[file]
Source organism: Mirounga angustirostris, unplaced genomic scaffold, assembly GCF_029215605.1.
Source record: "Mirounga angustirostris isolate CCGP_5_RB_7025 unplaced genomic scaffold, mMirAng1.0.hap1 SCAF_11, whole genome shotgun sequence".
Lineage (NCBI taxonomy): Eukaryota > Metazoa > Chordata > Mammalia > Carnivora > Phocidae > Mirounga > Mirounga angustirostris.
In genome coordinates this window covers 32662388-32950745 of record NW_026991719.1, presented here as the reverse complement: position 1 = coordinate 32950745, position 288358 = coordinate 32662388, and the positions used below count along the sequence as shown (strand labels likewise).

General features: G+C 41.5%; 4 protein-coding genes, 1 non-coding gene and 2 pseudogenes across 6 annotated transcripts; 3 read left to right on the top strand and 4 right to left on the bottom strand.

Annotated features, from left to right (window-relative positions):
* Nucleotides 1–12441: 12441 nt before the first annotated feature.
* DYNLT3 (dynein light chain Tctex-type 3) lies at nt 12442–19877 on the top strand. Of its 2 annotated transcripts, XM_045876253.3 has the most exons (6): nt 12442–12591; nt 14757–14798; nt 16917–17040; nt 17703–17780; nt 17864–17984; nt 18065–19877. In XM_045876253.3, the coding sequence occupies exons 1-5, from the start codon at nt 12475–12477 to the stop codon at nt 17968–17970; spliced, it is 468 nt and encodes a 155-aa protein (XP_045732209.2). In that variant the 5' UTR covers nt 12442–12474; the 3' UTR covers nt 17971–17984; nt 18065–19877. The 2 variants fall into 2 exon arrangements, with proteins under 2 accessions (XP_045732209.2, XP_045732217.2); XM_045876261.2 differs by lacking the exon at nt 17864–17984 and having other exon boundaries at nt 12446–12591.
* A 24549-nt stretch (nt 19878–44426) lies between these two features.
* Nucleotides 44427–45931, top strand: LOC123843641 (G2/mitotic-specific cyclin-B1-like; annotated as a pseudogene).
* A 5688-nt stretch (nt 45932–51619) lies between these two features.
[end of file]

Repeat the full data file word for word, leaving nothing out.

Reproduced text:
Source organism: Mirounga angustirostris, unplaced genomic scaffold, assembly GCF_029215605.1.
Source record: "Mirounga angustirostris isolate CCGP_5_RB_7025 unplaced genomic scaffold, mMirAng1.0.hap1 SCAF_11, whole genome shotgun sequence".
Lineage (NCBI taxonomy): Eukaryota > Metazoa > Chordata > Mammalia > Carnivora > Phocidae > Mirounga > Mirounga angustirostris.
In genome coordinates this window covers 32662388-32950745 of record NW_026991719.1, presented here as the reverse complement: position 1 = coordinate 32950745, position 288358 = coordinate 32662388, and the positions used below count along the sequence as shown (strand labels likewise).

General features: G+C 41.5%; 4 protein-coding genes, 1 non-coding gene and 2 pseudogenes across 6 annotated transcripts; 3 read left to right on the top strand and 4 right to left on the bottom strand.

Annotated features, from left to right (window-relative positions):
* Nucleotides 1–12441: 12441 nt before the first annotated feature.
* DYNLT3 (dynein light chain Tctex-type 3) lies at nt 12442–19877 on the top strand. Of its 2 annotated transcripts, XM_045876253.3 has the most exons (6): nt 12442–12591; nt 14757–14798; nt 16917–17040; nt 17703–17780; nt 17864–17984; nt 18065–19877. In XM_045876253.3, the coding sequence occupies exons 1-5, from the start codon at nt 12475–12477 to the stop codon at nt 17968–17970; spliced, it is 468 nt and encodes a 155-aa protein (XP_045732209.2). In that variant the 5' UTR covers nt 12442–12474; the 3' UTR covers nt 17971–17984; nt 18065–19877. The 2 variants fall into 2 exon arrangements, with proteins under 2 accessions (XP_045732209.2, XP_045732217.2); XM_045876261.2 differs by lacking the exon at nt 17864–17984 and having other exon boundaries at nt 12446–12591.
* A 24549-nt stretch (nt 19878–44426) lies between these two features.
* Nucleotides 44427–45931, top strand: LOC123843641 (G2/mitotic-specific cyclin-B1-like; annotated as a pseudogene).
* A 5688-nt stretch (nt 45932–51619) lies between these two features.